The main provisions of the Act concern the appointment of honorary game officers, the issuance of permits for collection of specimens, the restrictions on export and import of trophies, the marking of trophies, the prohibition of hunting by motor vehicles or aircraft and of surrounding animals by fires. The President is given wide powers to make regulations for the administration of the Act and of the five schedules thereto. Such schedules list, respectively, the genera completely protected, the genera of which the young are specifically protected, the genera of which females accompanied by young are protected, the genera of which only a limited number may be killed and the genera as to which measures may be taken to reduce numbers.

The Act actually incorporates several provisions of the Convention relative to the Preservation of Fauna and Flora in their Natural Site, signed at London on 8 November 1933.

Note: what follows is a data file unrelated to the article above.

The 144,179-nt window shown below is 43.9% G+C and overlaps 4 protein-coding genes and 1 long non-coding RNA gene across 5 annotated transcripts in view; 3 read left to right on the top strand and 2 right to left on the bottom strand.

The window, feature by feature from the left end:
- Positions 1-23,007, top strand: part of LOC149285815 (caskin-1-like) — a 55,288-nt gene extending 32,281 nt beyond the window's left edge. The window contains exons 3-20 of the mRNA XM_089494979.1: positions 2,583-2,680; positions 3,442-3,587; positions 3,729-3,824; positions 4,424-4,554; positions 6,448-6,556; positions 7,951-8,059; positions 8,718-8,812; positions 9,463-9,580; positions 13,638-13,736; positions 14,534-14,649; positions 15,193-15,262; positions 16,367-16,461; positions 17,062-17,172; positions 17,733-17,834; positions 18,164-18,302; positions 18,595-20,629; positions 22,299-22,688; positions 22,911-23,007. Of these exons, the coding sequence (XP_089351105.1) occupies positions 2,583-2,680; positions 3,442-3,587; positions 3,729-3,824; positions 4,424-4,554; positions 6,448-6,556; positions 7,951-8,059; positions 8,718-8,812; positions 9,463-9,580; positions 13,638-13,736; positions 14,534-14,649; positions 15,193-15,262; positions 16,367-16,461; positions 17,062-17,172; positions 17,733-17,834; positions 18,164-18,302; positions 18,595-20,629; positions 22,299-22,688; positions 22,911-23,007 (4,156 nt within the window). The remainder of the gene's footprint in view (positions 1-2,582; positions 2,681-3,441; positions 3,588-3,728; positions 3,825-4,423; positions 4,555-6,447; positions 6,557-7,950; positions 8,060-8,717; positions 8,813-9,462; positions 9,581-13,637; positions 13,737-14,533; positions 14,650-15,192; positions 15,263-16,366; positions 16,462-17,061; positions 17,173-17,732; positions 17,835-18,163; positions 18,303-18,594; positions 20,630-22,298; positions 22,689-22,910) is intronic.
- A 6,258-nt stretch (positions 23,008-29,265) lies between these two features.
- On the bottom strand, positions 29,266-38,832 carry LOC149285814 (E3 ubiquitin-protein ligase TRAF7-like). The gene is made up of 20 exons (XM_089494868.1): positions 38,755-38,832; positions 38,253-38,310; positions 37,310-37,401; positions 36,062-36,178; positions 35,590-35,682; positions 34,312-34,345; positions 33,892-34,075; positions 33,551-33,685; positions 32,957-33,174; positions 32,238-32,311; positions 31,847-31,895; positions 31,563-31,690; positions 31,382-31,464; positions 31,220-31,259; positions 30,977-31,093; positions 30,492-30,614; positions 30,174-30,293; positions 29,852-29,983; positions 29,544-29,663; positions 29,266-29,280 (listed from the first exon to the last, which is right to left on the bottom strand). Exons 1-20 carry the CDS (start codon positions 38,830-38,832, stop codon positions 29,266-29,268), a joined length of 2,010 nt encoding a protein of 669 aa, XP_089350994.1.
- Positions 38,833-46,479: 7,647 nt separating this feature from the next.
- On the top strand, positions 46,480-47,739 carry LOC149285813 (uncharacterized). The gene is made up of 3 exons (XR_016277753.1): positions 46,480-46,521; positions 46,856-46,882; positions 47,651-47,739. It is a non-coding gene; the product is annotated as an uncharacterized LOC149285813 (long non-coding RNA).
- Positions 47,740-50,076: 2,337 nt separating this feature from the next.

· Resolution No. P and P (1)-1 (15) 60 of the Ministry of Industries constituting a panel on the wood working and plywood industry. 21 February 1961. (The Gazette of Pakistan, Extr., 22 February 1961, pp. 676a-676e).

The terms of reference of the panel are to take stock of the existing installed capacity; to assess the country's requirements in respect of products of this industry; to devise ways and means for stepping up production and effecting economies so as to make the products competitive in export markets; to consider and suggest ways and means for solving difficulties experienced in respect of raw material requirements which will include exploiting indigenous resources for meeting such requirements; to consider assistance required in respect of tariff protection, technical knowledge, labor problems, etc.; and, generally, to recommend such measures as may be required to ensure a healthy development of the industry.